Pfizer CEO Says Vaccine Process Won’t Be Swayed by Politics

Pfizer Inc. Chief Executive Officer Albert Bourla said that the company’s pursuit of a vaccine for the novel coronavirus wouldn’t be affected by political pressure, as concerns increase that the rush to find a shot is being influenced by the U.S. presidential election.

In a letter posted on the drugmaker’swebsite on Thursday, Bourla said, “in this hyper-partisan year, there are some who would like us to move more quickly and others who argue for delay. Neither of those options are acceptable to me.”

Bourla has said Pfizer could have conclusive data on the effectiveness of its vaccine, which it is developing with German partner BioNTech SE, ready to submit to the U.S. Food and Drug Administration by the end of October. He said in the letter Thursday that he hopes to have one hundred million doses delivered by the end of the year.

President Donald Trump has seized on that timeline to suggest that a vaccine could be widely available to Americans by Election Day on Nov. 3. The president’s political opponents and some public-health experts have questioned that pace. Last week, a group of scientists sent a letter to Pfizerurging the company to wait until at least late November before seeking emergency-use authorization from the FDA.

In his letter, Bourla appeared to push back on both camps.

“We are moving at the speed of science,” he wrote. “We would never succumb to political pressure. The only pressure we feel — and it weighs heavy — are the billions of people, millions of businesses and hundreds of government officials that are depending on us.”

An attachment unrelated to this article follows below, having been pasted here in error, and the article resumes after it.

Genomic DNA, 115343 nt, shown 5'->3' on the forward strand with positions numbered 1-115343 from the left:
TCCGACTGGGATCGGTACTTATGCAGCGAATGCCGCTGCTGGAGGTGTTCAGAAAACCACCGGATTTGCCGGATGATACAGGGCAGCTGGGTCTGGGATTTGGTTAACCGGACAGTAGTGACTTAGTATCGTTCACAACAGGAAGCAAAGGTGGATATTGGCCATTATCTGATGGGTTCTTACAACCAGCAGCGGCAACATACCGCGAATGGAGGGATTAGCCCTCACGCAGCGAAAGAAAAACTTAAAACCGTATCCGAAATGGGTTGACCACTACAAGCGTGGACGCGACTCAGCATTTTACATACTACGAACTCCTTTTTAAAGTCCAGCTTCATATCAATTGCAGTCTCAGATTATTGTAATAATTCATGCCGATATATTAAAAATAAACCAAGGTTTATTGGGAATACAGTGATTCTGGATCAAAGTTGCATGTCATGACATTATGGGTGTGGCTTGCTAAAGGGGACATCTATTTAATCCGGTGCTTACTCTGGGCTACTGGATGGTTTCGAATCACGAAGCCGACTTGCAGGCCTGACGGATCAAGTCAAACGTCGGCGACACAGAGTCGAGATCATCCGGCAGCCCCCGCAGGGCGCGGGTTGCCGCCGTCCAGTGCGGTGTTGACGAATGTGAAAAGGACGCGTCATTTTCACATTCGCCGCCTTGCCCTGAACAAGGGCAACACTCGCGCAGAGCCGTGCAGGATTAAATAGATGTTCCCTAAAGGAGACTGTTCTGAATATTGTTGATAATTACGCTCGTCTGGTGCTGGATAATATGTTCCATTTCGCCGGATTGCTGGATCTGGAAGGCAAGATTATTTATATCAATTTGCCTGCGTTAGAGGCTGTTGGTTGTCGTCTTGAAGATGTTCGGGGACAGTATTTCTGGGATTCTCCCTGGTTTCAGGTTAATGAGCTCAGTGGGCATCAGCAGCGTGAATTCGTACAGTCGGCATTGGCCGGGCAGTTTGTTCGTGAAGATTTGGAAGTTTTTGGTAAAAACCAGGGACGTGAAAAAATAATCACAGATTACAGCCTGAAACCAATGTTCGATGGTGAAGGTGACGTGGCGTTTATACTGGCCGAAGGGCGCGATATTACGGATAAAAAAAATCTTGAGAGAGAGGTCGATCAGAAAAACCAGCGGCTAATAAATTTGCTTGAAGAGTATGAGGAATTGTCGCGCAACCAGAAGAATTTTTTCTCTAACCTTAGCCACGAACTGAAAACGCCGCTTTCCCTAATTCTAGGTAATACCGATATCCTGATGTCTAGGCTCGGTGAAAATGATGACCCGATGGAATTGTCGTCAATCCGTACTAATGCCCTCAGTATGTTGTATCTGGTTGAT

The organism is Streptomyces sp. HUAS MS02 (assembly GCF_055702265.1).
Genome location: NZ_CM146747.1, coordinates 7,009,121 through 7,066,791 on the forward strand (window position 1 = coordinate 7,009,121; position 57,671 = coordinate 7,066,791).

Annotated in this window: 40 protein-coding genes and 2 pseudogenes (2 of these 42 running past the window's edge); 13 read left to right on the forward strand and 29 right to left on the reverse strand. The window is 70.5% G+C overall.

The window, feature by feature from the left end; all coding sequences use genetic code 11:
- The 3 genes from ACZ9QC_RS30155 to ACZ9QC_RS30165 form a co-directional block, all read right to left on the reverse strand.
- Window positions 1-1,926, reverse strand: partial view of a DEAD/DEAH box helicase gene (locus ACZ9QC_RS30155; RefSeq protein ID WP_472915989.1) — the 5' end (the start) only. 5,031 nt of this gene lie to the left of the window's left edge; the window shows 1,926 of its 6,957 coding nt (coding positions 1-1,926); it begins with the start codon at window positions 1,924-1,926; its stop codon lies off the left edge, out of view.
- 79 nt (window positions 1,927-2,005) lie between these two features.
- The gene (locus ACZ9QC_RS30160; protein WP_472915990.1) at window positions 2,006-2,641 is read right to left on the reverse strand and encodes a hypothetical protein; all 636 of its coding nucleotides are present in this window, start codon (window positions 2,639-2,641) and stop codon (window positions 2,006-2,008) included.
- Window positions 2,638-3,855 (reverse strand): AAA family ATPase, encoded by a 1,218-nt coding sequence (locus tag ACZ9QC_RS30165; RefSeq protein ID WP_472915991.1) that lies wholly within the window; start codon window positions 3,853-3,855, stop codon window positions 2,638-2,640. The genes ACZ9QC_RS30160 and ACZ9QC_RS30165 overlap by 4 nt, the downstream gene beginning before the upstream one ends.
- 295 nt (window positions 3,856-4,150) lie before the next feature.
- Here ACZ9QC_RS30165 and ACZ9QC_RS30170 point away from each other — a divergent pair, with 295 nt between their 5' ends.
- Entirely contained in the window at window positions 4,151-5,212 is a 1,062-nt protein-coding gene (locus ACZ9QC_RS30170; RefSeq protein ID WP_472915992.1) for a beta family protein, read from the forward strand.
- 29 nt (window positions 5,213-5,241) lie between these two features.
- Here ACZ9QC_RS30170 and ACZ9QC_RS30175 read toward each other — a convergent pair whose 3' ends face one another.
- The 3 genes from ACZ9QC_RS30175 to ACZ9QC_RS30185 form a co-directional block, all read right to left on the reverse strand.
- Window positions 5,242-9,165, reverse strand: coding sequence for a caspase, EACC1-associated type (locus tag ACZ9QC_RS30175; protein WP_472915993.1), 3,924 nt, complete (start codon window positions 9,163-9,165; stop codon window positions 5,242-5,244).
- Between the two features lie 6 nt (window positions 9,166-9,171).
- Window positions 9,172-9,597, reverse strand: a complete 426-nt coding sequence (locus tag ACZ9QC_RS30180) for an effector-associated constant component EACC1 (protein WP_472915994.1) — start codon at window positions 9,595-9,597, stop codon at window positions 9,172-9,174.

Pfizer shares were down 1.4% at $36.19 at 3:43 p.m. in New York.

The way Pfizer and BioNtech have designed their trial may allow them to find whether their shot works before other vaccine front-runners, such as Moderna Inc. and AstraZeneca Plc. Pfizer and BioNTech plan an initial look at their data after 32 coronavirus infections have accumulated in their 44,000-person Phase III trial.

Trump has suggested he has a direct through-line to Pfizer executives, urging them to bring to market a shot as quickly as possible.

“I’ll tell you what. I spoke to a gentleman today from Pfizer. I speak to all of these guys, these are great people, and they’re coming up with things that are phenomenal,” Trump said at a campaign rally in Minnesota on Wednesday.

Last month, Pfizer joined other vaccine makers in a pledge to submit applications with the FDA when the inoculations have demonstrated safety and efficacy in large, late-stage clinical trials. The letter followed concerns that Trump was pushing the regulator to cut corners to get a vaccine to market before the election.

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